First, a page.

of that openness. And one of them is Thomas Cahern. I don't know if you've ever read any of his poetry, but he, when he was a child, had a very intense sense of the spiritual depth of all things, an incredible kind of vision that he had. And he remembered it when he was older. And he writes about it marvelously. He was an Anglican, a divine Anglican, preacher of several languages. I think we're back in the 17th century. And he talks about how he saw things when he was a child. All appeared new and strange at the first, inexpressibly rare and delightful and beautiful. I was a little stranger, but yet my entrance into the world was saluted and surrounded with innumerable joys. My knowledge was divine. I knew by intuition those things which, since my apostasy, I collected again by the highest reason. My very ignorance was advantageous. I seemed as one brought into the estate of innocence. All things were spotless and pure and glorious,


yea, and infinitely mine and joyful and precious. I knew not that there were any sins or complaints or laws. I dreamed not of poverties, contentments or vices. You didn't know about real estate or anything like that. All tears and quarrels were hidden from mine eyes. Everything was at rest, free and immortal. I knew nothing of sickness or death or exaction. In the absence of these, I was entertained like an angel with the works of God and their splendor and glory. I saw all in the peace of Eden. Heaven and earth did sing my creator's praises and could not make more melody to Adam than to me. All time was eternity in a perpetual Sabbath. Is it not strange that an infant should be heir of the world and see those mysteries which the books of the learned never unfold? See, he saw it. He hadn't closed the door yet. He still remembers how it was when the door was still open. The corn was oriented a mortal wreath, which never should be weeped nor it was never sown. I thought it had stood from everlasting to everlasting. This is the way he looked at me. This is the way he sees me. The dust and stones of the street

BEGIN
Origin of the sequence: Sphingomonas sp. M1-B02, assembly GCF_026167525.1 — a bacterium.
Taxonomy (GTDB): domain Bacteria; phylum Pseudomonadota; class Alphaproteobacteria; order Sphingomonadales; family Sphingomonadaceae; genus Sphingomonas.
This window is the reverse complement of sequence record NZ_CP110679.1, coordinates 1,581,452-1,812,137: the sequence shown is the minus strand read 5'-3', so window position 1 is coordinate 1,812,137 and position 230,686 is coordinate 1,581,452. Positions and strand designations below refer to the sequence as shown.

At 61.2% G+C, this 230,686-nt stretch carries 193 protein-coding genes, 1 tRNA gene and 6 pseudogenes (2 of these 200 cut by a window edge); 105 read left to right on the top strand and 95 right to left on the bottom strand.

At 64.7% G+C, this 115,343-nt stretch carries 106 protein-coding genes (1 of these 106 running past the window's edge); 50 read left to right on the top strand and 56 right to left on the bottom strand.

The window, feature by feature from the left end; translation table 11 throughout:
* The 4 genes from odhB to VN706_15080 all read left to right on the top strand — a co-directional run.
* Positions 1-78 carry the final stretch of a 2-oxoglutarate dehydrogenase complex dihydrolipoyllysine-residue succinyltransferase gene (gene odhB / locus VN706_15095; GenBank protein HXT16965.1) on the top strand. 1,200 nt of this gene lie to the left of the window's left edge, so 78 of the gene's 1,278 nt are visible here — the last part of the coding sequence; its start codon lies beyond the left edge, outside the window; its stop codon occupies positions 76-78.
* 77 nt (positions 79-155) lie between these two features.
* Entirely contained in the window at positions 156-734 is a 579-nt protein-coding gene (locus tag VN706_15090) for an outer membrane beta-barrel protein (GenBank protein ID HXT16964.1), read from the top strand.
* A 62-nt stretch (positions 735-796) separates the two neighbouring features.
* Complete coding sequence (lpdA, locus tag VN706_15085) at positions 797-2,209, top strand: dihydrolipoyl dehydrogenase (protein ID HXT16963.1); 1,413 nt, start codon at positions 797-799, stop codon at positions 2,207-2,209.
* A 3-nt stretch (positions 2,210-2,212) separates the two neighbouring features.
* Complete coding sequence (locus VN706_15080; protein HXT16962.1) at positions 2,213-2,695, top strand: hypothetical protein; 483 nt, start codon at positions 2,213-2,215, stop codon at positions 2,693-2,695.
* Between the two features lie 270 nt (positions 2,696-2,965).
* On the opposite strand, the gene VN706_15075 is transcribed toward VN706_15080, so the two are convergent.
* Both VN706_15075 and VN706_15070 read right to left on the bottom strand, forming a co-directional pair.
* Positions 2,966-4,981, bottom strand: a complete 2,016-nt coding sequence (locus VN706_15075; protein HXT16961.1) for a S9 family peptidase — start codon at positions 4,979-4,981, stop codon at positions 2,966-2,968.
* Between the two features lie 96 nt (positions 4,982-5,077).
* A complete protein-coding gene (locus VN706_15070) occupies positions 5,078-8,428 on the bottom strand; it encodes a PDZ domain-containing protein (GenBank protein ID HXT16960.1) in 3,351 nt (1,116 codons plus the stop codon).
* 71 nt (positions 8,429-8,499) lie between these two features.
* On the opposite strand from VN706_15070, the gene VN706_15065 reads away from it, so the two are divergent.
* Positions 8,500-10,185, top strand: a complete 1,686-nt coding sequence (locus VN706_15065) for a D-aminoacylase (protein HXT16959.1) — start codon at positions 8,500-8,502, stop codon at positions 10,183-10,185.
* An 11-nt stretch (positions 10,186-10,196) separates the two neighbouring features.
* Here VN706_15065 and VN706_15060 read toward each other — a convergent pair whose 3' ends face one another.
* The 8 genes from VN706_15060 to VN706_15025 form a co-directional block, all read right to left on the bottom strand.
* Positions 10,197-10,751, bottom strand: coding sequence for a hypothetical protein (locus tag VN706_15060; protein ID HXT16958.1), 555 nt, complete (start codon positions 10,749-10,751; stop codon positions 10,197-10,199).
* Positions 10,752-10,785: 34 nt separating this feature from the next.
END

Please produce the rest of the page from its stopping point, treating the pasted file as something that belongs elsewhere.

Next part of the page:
were as precious as gold. The gates were at first the end of the world, the gates of the town. The green trees, when I saw them first through one of the gates, transported and ravished me. Their sweetness and unusual beauty made my heart to leap. A tree, a young tree. And almost mad with ecstasy, there were such strange and wonderful things. The men, oh, what venerable and reverent creatures did the ages seem, the old men. Immortal cherubims and young men glittering and sparkling angels and maids, strange, seraphic pieces of life and beauty. Boys and girls tumbling in the street and playing while moving jewels. I knew not that they were born or should die. These, he seemed to remember. But all things abided eternally as they were in their proper places. Eternity was manifest in the light of the day, and something infinite behind everything appeared, which talked with my expectation and moved my desire. The city seemed to stand in Eden, but to be built in Heaven. The streets were mine, the temple was mine, the people were mine. Their clothes and gold and silver were mine, as much as their sparkling eyes,